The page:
Gross Reservoir is a well-kept secret just 45 minutes outside of Denver.
The east side, for day trips and picnics, is managed by Denver Water as its one of our water supply reservoirs filled with melted Colorado snow. The side to camp on is the west side and it’s managed by Roosevelt National Forest service (and a bit trickier to get to). No human contact nor motorized boats are allowed on the lake (so, mostly canoes and hiking) which means you get a peaceful, quiet, pristine lake largely all to yourself.
The east side is limited to day hikes, picnicing and launching small watercraft. The west side (from Coal Creek Canyon up Lazy Z Road) becomes dirt road quickly and then an entrance to camp grounds (all free, 20+ spots, no reservations, no crowds).
Here are some tips for first timers looking to camp at Gross Reservoir:
There are no facilities, no water, nothing. These are primitive sites that merely have a number and a fire ring. Pack it all in and be sure to pack it back out.
Drive Your High Clearance Vehicle
The road up from Lay Z Road requires a high-clearance vehicle that can handle a bit of a bumpy, rocky, steep climb. If you have the car or truck that can handle big rocks, dips, ruts, and big hills it’s very much worth the trip. This pre-requisite alone means you won’t see more than a dozen other folks, even on a busy weekend (we recently went up on the 4th of July).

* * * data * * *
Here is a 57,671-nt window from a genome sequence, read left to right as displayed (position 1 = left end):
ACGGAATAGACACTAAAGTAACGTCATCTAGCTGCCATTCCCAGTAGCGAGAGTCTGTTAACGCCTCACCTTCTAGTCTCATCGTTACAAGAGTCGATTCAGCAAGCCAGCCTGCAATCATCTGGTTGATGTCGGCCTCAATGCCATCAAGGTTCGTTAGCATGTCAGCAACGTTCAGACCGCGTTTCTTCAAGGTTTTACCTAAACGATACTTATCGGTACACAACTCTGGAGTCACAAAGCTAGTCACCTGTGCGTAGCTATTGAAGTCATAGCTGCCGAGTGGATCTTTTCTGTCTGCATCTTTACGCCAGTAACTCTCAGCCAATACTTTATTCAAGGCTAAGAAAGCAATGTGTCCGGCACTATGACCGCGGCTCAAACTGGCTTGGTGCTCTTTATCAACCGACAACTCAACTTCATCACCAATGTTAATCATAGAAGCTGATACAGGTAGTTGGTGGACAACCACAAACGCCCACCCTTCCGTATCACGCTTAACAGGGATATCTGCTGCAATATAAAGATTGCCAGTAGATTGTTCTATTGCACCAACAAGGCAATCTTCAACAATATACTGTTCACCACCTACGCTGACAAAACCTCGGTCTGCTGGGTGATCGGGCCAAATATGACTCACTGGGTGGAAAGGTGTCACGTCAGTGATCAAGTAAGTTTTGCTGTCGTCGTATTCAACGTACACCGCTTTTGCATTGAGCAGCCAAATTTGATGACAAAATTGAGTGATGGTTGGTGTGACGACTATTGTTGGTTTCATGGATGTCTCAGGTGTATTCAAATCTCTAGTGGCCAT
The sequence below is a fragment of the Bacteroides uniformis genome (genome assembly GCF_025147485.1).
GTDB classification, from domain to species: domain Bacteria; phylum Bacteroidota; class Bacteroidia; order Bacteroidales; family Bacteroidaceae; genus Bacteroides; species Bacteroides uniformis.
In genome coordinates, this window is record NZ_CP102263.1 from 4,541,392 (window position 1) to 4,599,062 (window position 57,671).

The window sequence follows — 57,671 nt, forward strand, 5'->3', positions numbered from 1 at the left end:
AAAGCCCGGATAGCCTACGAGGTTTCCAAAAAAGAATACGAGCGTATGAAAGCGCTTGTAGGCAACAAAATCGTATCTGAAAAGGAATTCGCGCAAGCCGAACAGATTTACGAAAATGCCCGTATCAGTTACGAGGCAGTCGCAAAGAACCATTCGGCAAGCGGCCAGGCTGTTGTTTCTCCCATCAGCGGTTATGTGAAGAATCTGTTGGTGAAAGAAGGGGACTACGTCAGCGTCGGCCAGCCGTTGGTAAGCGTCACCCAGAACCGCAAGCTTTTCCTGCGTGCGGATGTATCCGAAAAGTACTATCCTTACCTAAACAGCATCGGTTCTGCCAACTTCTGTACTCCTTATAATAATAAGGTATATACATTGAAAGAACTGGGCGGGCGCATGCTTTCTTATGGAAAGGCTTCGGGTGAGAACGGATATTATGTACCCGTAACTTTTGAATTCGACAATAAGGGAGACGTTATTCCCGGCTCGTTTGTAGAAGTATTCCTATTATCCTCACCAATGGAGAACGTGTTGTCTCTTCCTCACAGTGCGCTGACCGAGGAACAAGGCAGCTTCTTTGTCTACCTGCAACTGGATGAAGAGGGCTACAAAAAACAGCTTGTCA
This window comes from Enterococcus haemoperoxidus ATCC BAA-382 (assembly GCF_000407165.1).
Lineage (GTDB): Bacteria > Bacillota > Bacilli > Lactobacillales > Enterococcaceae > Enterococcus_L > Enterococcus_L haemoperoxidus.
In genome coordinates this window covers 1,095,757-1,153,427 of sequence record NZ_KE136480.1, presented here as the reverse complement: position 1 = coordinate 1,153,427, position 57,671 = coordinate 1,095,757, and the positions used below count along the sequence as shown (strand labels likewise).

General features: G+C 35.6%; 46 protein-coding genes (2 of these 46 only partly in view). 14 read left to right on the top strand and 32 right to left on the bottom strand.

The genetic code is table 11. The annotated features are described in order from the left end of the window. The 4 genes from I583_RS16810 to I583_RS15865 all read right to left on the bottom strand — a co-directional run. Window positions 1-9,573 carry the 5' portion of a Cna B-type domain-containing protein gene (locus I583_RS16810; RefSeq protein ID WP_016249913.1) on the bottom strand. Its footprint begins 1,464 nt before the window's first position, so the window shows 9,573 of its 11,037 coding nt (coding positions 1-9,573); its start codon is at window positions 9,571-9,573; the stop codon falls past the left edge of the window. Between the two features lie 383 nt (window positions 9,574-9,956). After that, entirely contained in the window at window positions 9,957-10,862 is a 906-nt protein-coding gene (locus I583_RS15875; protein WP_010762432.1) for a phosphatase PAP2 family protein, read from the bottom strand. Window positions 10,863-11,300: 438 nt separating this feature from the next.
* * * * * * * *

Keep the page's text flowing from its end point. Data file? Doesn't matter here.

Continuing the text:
Drive As Far As You Can
The further you go, the better the spots become as you get closer and closer to the lake itself. Drive as far as you can make it, take note of the best camp sites you drove past, then turn around and lay claim.
The end of the road is a dirt parking lot and then you can hike to set up camp (which most folks do). Don’t be tempted. Just drive a few minutes back and pick one of the dozen or so spots you passed on your way down.
Embrace the ‘Dead End’ Roads
Some of the road is meant to be for dirtbikes and offroading but now have campsites on them. So, while there may be unappealing detours off the main path, those will likely result in a canyon or meadow all to yourself.
It Gets Windy Up High
The higher you go up away from the lake, the more the wind will roll up the canyons and up off the lake itself. Be mindful of where you set up camp as you may wake up to all-night wind roaring at your tent. I recommend setting up backed-up near a tree to also shield you from potential rain.
Hike to the Lake
Spend a few hours and hike down the road or through the meadows to the lake. You’ll likely find a beach you can have all to yourself which should make for good a lunch break. If you take the road, you won’t face much challenge. If you go ‘overland’ then you will be rewarded with wildflowers (alongside plenty of prickly weeds that stick to your socks).
If you’re looking for adventure, its just a short drive west of town. Enjoy your time at Gross Reservoir!